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Microphones Of The Past With Recording Legend Bruce Swedien

An excerpt "Make Mine Music" that's rife with need-to-know history and personal stories

By Bruce Swedien November 11, 2015

Microphones In The Past from Bruce Swedien’s book Make Mine Music

This excerpt is the first in a series from Bruce Swedien’s book Make Mine Music by Hal Leonard

Microphone Design Technology And Microphone Technique
Along with this development of a more live sound and hi-fi in the popular recorded music of the early 1950’s, a great deal of experimentation and improvement in microphone placement and technique was going on at the same time.

Much energy and effort were put into the development of innovative microphone design.

American microphone design technology and microphone technique were handed down from the broadcast industry to the recording industry, and were definitely ready for experimentation and improvement.

Many of the so-called unidirectional and bi-directional mikes of the time were actually omnidirectional in the low-frequency range of the audio spectrum.

Of course, this only accentuated the problem of too much reverb time in the low-frequency end of the spectrum in the day’s major recording studios.

To further intensify this low-end “coloration” of recorded music, the off-axis response of most of these older mikes caused very unpleasant and unmusical-sounding time and spectral coloration of the sound.

As microphone placement technique underwent radical and welcome experimentation and improvement in the early 1950’s, the introduction of exotic, new microphones, such as the Telefunken U 47 from Germany greatly improved the recorded sound of music.

In the fall of 1951, I was attending classes at the University of Minnesota. Walking from class to class on the campus, my schedule took me close to beautiful Northrup Auditorium.

A large concert hall with wonderful acoustic qualities, Northrup Auditorium was, at that time, the home concert stage for the Minneapolis Symphony (then under the baton of Antal Dorati).

As a kid, I had attended Minneapolis Symphony concerts almost every Thursday evening, with my mom and dad, at a time when Dimitri Metropolis conducted the orchestra.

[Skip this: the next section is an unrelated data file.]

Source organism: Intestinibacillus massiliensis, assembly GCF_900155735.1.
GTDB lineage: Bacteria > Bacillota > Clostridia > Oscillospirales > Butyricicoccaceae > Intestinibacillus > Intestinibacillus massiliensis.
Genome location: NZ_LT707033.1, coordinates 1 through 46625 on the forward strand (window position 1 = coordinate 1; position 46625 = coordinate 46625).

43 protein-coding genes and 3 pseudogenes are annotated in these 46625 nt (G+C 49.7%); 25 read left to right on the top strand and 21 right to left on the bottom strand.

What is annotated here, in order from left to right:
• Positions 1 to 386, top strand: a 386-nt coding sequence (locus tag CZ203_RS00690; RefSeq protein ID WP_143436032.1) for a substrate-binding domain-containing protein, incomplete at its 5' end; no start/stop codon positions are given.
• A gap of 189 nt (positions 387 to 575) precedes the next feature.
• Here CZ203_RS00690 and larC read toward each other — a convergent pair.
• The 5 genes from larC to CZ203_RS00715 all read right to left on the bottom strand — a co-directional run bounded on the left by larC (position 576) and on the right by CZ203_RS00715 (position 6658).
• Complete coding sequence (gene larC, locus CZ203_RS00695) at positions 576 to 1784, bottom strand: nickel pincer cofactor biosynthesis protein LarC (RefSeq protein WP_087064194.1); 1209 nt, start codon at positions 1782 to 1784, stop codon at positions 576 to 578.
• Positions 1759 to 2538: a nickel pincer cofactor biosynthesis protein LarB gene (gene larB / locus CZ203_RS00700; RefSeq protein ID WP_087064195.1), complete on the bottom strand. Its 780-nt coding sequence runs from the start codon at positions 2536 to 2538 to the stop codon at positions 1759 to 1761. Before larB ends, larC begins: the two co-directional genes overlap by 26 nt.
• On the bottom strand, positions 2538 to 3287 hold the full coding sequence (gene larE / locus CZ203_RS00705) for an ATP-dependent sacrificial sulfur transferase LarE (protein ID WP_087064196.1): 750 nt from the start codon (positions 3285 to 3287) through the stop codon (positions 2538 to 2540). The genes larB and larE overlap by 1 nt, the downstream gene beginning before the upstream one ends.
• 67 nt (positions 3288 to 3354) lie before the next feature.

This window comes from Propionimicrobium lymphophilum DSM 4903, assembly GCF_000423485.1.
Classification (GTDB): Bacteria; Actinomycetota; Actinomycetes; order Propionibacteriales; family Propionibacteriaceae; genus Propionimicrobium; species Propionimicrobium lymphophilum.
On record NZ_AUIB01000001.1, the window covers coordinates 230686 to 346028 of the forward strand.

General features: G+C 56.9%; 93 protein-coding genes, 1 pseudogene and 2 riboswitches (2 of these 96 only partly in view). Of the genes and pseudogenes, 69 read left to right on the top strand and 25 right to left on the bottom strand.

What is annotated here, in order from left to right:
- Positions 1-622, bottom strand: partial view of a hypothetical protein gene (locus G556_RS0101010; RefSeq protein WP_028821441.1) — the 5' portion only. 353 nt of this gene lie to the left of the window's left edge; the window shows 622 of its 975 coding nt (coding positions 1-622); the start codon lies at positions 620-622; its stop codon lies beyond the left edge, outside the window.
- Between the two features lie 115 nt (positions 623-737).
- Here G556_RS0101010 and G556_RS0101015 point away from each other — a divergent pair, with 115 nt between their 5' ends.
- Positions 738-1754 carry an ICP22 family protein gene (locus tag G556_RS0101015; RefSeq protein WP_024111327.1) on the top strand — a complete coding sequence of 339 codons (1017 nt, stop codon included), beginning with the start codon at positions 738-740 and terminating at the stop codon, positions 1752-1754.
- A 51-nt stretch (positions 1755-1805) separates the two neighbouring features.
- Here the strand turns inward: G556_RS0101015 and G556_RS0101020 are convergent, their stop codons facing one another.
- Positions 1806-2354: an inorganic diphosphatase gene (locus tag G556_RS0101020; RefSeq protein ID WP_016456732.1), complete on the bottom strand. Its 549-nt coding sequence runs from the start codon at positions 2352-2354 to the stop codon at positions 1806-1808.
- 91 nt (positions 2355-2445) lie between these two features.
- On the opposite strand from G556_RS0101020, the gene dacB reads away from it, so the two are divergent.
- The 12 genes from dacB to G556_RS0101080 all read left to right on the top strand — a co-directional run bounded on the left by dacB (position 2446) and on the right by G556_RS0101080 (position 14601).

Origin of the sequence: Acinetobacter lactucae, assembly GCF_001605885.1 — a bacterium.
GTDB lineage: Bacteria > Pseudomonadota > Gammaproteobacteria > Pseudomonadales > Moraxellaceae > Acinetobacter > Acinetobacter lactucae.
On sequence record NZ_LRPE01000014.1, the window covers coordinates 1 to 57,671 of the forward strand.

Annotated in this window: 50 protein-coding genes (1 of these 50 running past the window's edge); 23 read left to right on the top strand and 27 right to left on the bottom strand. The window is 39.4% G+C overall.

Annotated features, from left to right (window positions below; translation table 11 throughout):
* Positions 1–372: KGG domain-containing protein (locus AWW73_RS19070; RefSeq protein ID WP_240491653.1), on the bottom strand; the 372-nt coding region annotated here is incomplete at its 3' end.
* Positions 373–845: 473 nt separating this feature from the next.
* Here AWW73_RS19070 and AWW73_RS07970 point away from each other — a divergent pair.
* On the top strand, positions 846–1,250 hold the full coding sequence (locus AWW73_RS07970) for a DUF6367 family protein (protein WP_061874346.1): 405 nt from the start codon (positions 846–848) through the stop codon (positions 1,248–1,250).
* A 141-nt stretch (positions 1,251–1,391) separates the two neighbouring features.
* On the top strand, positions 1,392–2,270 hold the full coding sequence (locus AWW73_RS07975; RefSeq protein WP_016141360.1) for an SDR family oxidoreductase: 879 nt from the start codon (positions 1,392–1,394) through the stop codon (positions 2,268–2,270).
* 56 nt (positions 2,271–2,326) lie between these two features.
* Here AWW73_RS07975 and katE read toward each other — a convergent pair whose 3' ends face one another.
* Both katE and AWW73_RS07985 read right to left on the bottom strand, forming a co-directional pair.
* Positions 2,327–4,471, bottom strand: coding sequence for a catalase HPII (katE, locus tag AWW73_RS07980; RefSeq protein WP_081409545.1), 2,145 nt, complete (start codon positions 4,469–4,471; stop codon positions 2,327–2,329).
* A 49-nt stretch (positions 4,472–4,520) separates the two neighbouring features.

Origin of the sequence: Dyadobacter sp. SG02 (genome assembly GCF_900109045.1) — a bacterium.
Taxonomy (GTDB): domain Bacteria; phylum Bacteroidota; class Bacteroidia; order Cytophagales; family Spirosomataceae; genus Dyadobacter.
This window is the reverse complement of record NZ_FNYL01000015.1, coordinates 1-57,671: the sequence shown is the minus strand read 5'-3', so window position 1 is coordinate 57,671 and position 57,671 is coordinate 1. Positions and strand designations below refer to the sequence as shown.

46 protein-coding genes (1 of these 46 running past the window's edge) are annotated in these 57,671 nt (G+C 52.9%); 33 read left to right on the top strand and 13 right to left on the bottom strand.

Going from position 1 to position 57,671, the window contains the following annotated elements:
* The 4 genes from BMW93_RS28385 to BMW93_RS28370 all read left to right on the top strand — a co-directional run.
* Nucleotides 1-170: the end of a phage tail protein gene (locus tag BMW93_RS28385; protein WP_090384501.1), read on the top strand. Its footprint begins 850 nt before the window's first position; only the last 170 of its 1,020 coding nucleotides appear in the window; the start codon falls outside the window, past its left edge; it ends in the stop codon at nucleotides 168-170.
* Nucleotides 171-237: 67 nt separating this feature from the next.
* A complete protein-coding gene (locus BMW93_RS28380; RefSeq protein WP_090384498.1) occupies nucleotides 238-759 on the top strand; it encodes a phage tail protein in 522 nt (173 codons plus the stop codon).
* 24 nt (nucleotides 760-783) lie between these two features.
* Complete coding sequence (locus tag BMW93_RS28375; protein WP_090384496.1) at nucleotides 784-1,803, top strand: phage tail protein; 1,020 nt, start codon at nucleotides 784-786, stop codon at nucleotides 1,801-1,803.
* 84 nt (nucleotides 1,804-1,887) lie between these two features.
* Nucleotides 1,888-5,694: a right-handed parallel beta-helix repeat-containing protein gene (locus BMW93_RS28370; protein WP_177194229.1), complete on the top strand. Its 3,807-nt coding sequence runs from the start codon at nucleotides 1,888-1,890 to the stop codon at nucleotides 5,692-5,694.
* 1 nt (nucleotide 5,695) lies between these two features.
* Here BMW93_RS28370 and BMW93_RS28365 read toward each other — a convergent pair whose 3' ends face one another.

Click to enlarge diagram.

The sight of that big, lovely concert hall reminded me of the fantastic sound of the orchestra in such wonderful acoustics that I had heard as a youngster.

Telefunken U 47
While at the University of Minnesota, I worked part-time at KUOM, the University radio station. Every Sunday afternoon, KUOM broadcast the Minneapolis Symphony Orchestra in concert (in mono, not stereo).

One day, in the KUOM studios I met a man by the name of Bob Fine, a recording engineer from New York who was in Minneapolis to record the Minneapolis Symphony for Mercury Records. He had in his hand a black box that resembled a miniature coffin.

This important-looking little black case was about 10” long, 2-1/2” wide, and about 2” high. Bob opened the case, and resting in it on a little bed of dark blue velvet was an absolutely gorgeous German microphone. Bells went off in my head!

I had never seen anything like it in my life before! It was the Telefunken U 47 microphone! I was most definitely in love!

I was, of course, very impressionable at the time, but I will never forget the sight of that exotic-looking microphone with its handsome chrome top and impressive machined metal-and-rubber shock-mount.

I couldn’t wait to hear how it sounded! Every time I look at my Telefunken U 47s now, my mind flashes back to that moment. Bob took the mike out of its case and showed it to me. He explained a bit about how it worked and how he was using it suspended 10’ above Mr. Dorati’s head.


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